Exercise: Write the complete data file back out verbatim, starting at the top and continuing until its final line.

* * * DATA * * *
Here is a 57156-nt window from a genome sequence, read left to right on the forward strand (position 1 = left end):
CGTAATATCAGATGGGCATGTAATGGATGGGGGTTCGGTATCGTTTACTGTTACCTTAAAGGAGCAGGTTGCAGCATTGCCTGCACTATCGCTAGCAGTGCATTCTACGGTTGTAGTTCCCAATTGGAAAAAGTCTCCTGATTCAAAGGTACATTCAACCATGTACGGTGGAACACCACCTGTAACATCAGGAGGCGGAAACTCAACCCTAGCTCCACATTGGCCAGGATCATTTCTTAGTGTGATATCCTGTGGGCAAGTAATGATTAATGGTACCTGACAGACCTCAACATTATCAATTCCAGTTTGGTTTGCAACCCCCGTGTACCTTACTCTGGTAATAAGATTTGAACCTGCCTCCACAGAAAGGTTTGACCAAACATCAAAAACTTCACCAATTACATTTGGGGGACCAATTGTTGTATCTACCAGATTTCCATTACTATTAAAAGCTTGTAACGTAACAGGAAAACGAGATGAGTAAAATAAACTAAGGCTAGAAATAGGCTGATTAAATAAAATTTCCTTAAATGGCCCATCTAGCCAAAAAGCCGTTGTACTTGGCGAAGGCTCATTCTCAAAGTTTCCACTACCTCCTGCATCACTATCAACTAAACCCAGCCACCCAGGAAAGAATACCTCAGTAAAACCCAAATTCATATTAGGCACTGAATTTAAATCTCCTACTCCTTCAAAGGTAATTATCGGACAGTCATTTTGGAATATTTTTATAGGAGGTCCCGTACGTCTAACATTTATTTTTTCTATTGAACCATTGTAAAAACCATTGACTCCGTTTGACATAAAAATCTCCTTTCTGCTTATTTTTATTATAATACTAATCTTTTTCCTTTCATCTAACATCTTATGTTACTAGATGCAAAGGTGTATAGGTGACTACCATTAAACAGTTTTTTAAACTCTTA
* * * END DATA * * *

Here is a 57156-nt window from a genome sequence, read left to right on the forward strand (position 1 = left end):
CGTAATATCAGATGGGCATGTAATGGATGGGGGTTCGGTATCGTTTACTGTTACCTTAAAGGAGCAGGTTGCAGCATTGCCTGCACTATCGCTAGCAGTGCATTCTACGGTTGTAGTTCCCAATTGGAAAAAGTCTCCTGATTCAAAGGTACATTCAACCATGTACGGTGGAACACCACCTGTAACATCAGGAGGCGGAAACTCAACCCTAGCTCCACATTGGCCAGGATCATTTCTTAGTGTGATATCCTGTGGGCAAGTAATGATTAATGGTACCTGACAGACCTCAACATTATCAATTCCAGTTTGGTTTGCAACCCCCGTGTACCTTACTCTGGTAATAAGATTTGAACCTGCCTCCACAGAAAGGTTTGACCAAACATCAAAAACTTCACCAATTACATTTGGGGGACCAATTGTTGTATCTACCAGATTTCCATTACTATTAAAAGCTTGTAACGTAACAGGAAAACGAGATGAGTAAAATAAACTAAGGCTAGAAATAGGCTGATTAAATAAAATTTCCTTAAATGGCCCATCTAGCCAAAAAGCCGTTGTACTTGGCGAAGGCTCATTCTCAAAGTTTCCACTACCTCCTGCATCACTATCAACTAAACCCAGCCACCCAGGAAAGAATACCTCAGTAAAACCCAAATTCATATTAGGCACTGAATTTAAATCTCCTACTCCTTCAAAGGTAATTATCGGACAGTCATTTTGGAATATTTTTATAGGAGGTCCCGTACGTCTAACATTTATTTTTTCTATTGAACCATTGTAAAAACCATTGACTCCGTTTGACATAAAAATCTCCTTTCTGCTTATTTTTATTATAATACTAATCTTTTTCCTTTCATCTAACATCTTATGTTACTAGATGCAAAGGTGTATAGGTGACTACCATTAAACAGTTTTTTAAACTCTTA